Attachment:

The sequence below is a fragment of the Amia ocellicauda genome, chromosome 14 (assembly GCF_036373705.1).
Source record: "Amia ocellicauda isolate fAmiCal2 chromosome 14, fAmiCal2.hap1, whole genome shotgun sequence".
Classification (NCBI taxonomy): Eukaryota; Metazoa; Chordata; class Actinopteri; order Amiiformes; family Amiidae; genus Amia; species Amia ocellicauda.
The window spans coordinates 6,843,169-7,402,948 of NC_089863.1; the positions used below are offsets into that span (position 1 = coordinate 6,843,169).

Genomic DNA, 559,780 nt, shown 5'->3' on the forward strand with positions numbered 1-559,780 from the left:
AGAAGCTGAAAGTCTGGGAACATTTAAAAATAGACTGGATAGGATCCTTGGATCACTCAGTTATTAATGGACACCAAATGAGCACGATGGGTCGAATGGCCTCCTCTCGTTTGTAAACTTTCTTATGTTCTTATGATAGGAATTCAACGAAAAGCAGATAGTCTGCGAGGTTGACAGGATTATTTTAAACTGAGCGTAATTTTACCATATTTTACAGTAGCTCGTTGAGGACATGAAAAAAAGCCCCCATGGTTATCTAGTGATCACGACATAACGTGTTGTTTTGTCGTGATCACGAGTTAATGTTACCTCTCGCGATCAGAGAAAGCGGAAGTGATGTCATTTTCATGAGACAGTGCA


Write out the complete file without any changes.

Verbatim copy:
The sequence below is a fragment of the Amia ocellicauda genome, chromosome 14 (assembly GCF_036373705.1).
Source record: "Amia ocellicauda isolate fAmiCal2 chromosome 14, fAmiCal2.hap1, whole genome shotgun sequence".
Classification (NCBI taxonomy): Eukaryota; Metazoa; Chordata; class Actinopteri; order Amiiformes; family Amiidae; genus Amia; species Amia ocellicauda.
The window spans coordinates 6,843,169-7,402,948 of NC_089863.1; the positions used below are offsets into that span (position 1 = coordinate 6,843,169).

Genomic DNA, 559,780 nt, shown 5'->3' on the forward strand with positions numbered 1-559,780 from the left:
AGAAGCTGAAAGTCTGGGAACATTTAAAAATAGACTGGATAGGATCCTTGGATCACTCAGTTATTAATGGACACCAAATGAGCACGATGGGTCGAATGGCCTCCTCTCGTTTGTAAACTTTCTTATGTTCTTATGATAGGAATTCAACGAAAAGCAGATAGTCTGCGAGGTTGACAGGATTATTTTAAACTGAGCGTAATTTTACCATATTTTACAGTAGCTCGTTGAGGACATGAAAAAAAGCCCCCATGGTTATCTAGTGATCACGACATAACGTGTTGTTTTGTCGTGATCACGAGTTAATGTTACCTCTCGCGATCAGAGAAAGCGGAAGTGATGTCATTTTCATGAGACAGTGCA